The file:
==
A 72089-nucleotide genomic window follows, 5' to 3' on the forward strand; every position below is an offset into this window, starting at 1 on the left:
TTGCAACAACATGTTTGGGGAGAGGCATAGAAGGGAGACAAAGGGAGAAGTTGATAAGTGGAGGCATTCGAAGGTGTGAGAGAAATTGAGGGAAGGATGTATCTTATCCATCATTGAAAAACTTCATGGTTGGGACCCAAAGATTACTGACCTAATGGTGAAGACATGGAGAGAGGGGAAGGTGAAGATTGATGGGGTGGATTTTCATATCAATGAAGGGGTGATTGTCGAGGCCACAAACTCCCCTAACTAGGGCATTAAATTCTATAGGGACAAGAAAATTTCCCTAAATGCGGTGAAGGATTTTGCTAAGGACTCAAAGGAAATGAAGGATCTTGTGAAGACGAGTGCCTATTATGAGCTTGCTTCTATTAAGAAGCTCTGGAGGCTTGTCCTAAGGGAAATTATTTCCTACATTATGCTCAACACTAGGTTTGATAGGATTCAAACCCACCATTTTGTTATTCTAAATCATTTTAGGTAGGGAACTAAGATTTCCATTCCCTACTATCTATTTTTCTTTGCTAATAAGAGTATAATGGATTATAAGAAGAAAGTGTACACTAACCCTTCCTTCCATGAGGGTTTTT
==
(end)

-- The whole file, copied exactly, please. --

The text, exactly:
A 72089-nucleotide genomic window follows, 5' to 3' on the forward strand; every position below is an offset into this window, starting at 1 on the left:
TTGCAACAACATGTTTGGGGAGAGGCATAGAAGGGAGACAAAGGGAGAAGTTGATAAGTGGAGGCATTCGAAGGTGTGAGAGAAATTGAGGGAAGGATGTATCTTATCCATCATTGAAAAACTTCATGGTTGGGACCCAAAGATTACTGACCTAATGGTGAAGACATGGAGAGAGGGGAAGGTGAAGATTGATGGGGTGGATTTTCATATCAATGAAGGGGTGATTGTCGAGGCCACAAACTCCCCTAACTAGGGCATTAAATTCTATAGGGACAAGAAAATTTCCCTAAATGCGGTGAAGGATTTTGCTAAGGACTCAAAGGAAATGAAGGATCTTGTGAAGACGAGTGCCTATTATGAGCTTGCTTCTATTAAGAAGCTCTGGAGGCTTGTCCTAAGGGAAATTATTTCCTACATTATGCTCAACACTAGGTTTGATAGGATTCAAACCCACCATTTTGTTATTCTAAATCATTTTAGGTAGGGAACTAAGATTTCCATTCCCTACTATCTATTTTTCTTTGCTAATAAGAGTATAATGGATTATAAGAAGAAAGTGTACACTAACCCTTCCTTCCATGAGGGTTTTT